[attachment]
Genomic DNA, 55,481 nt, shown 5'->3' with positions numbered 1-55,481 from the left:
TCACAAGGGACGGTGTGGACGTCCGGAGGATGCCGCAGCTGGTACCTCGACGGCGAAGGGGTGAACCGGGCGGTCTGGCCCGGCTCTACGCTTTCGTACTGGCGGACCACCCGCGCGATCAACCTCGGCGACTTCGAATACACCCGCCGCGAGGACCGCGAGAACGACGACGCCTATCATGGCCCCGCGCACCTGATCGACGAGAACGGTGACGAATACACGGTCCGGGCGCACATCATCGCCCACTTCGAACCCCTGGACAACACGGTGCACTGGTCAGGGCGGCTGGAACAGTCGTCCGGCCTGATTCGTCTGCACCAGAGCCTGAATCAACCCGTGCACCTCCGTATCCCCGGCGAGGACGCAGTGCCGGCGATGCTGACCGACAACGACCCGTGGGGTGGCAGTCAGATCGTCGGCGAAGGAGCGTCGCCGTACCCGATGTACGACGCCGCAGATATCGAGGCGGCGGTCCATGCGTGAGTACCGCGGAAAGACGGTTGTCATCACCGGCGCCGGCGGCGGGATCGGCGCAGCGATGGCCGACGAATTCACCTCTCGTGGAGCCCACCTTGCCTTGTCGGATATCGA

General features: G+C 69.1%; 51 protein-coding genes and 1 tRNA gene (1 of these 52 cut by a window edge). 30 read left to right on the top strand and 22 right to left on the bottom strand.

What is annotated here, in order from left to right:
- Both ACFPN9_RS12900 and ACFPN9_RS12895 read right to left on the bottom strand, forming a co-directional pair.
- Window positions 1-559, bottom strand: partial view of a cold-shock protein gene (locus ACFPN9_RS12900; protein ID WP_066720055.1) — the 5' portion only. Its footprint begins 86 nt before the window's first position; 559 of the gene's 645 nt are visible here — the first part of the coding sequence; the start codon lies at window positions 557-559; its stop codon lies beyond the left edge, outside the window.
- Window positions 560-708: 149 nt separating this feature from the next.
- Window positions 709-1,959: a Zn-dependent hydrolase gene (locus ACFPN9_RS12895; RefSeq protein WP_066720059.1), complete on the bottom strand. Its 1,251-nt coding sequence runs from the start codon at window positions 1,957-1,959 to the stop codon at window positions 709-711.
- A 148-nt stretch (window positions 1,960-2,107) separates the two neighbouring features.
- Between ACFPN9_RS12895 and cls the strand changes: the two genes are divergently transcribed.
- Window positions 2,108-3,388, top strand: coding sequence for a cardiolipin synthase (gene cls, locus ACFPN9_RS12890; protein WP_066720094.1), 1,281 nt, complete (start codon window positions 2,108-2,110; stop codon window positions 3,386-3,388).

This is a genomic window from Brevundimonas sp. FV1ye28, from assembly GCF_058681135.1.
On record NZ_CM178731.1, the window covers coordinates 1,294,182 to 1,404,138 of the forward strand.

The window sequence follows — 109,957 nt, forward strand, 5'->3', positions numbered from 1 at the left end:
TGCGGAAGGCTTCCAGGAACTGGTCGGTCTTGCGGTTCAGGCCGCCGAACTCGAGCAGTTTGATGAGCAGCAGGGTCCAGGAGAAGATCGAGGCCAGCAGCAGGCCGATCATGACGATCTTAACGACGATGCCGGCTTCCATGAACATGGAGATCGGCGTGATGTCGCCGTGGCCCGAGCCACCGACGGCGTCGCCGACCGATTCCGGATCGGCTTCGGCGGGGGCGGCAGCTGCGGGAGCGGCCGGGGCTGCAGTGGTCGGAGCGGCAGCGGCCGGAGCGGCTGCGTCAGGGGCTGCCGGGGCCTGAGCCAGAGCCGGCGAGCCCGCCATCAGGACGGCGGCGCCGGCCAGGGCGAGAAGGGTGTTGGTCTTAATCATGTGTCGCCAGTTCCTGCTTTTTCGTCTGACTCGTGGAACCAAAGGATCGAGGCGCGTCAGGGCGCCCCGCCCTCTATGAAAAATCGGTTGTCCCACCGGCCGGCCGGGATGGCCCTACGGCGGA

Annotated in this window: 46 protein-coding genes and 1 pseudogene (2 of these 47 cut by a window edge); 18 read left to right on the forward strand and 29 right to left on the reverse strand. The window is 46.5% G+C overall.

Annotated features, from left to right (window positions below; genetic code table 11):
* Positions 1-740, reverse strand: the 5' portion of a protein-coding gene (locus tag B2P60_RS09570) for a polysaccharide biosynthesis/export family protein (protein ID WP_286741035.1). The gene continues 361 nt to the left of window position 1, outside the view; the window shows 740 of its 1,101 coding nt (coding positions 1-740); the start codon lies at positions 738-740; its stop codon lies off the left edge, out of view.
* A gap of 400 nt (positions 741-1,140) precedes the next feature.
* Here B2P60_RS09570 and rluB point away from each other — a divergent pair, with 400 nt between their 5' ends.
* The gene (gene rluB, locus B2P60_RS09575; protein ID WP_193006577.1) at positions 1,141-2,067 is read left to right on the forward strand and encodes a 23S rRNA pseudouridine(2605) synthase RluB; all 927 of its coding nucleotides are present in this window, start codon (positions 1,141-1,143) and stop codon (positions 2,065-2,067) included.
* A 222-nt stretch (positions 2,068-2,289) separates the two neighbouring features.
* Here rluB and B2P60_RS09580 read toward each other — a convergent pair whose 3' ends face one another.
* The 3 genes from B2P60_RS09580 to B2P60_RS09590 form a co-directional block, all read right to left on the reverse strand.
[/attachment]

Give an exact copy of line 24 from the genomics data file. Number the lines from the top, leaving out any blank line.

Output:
* The 3 genes from B2P60_RS09580 to B2P60_RS09590 form a co-directional block, all read right to left on the reverse strand.